However through the privilege of seeing the world, came the hurt of actually seeing it. I stopped being able to ignore it. Somewhere in my 20’s it started with the topics that either related to my personally or to my surroundings. Things like fat-shaming, slut-shaming, gay marriage, and racism.
While I am not gay nor a person of color, I did not see sexuality or color of skin as something that would in any way affect how decent of a human being would be, and thus played no role in my judgment of you. The only thing that I judge people on, is their character. Their race, gender, or sexuality doesn’t affect that, so I accept and love everyone equally, and do not understand why people would do otherwise. Not if you’re trying to do right, not if you’re correct.
Eventually, I felt that being self-interested about the topics I paid attention to was selfish, that I cared for and loved humanity and the world too much to just pick and choose topics. I wanted to listen to all humans. I wanted everyone to have the same rights and privileges I did, I did not want to be above anyone.
I also was extremely naive in thinking that wars was something of the past. You know, like WWII. Or like when people said “the war on drugs”, it was something metaphoric. Maybe there was some suffering in some remote countries, but it wasn’t a lot and it was atrocious that surely, by the time I got older, someone somewhere would have taken care of it.
And I am not sure if it got worse or I just saw more of it. Probably the latter. And I could not bare it. I felt helpless. I wasn’t smart, or strong enough, or meaningful enough, or rich enough to help anyone or solve anything. And I didn’t want to feel helpless. So I ignored it.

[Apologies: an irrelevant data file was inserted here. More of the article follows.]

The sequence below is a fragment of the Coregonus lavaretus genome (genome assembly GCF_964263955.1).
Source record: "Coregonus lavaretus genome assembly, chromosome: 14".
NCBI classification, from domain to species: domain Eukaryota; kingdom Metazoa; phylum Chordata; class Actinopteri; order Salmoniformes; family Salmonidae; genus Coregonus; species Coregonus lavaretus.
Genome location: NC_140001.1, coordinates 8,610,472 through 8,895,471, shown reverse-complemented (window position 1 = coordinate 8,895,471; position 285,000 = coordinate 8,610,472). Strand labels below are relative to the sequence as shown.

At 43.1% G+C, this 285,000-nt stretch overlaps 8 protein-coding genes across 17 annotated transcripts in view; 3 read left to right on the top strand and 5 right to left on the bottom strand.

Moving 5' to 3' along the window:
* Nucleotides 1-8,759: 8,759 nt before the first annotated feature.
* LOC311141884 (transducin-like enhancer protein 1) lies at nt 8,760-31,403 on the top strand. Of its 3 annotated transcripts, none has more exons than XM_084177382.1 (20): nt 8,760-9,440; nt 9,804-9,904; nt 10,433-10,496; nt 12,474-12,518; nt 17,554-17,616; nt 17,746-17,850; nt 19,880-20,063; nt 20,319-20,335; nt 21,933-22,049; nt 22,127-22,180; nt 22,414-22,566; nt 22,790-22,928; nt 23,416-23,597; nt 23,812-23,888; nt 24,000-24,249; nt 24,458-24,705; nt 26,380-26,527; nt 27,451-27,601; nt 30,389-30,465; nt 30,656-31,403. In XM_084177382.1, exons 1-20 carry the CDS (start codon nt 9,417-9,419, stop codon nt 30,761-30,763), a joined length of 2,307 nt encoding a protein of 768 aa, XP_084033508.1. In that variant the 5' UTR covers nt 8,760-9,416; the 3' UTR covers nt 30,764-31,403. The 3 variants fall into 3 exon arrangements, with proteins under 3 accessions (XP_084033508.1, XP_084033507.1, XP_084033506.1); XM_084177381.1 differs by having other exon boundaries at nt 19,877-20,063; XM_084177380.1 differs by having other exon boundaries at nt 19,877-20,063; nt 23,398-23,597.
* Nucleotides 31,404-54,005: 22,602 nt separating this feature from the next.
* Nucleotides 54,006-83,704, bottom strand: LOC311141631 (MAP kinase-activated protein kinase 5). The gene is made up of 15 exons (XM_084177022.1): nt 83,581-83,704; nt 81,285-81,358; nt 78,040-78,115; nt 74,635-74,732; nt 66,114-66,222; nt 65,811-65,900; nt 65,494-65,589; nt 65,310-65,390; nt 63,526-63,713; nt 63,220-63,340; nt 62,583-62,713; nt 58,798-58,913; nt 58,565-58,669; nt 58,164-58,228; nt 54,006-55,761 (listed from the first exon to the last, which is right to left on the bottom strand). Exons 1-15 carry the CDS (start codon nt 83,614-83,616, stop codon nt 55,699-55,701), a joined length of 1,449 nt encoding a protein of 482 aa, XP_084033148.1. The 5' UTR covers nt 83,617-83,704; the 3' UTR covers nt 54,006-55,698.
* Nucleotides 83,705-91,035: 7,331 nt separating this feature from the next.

But remember that thing I said at the beginning? About having that devout need to do right? It’s stronger than me. I don’t even realize that I’m caring, and yet I am. Ignoring is exactly what feeds the problem. The power elite and governments that use war to consume countries for their own power and greed have built an entire system around keeping people in the dark, keeping people sleepy and content while drowning in sugar and electronics. We don’t see or realize how war “over there somewhere” affects us. We don’t realize how completely bizarre and oppressive to EVERYONE it is to judge or fear someone because of their skin color or what sexual organ they have and where they like to stick it.
We don’t think about how manipulated history has been, how deeply sick our society is. Probably because it is absolutely terrifying. Probably because all feel, at some level, that we are not smart enough, or strong enough, or meaningful enough, or rich enough to actually change anything. Because it is more comfortable and easy to simply “look at the silver lining”.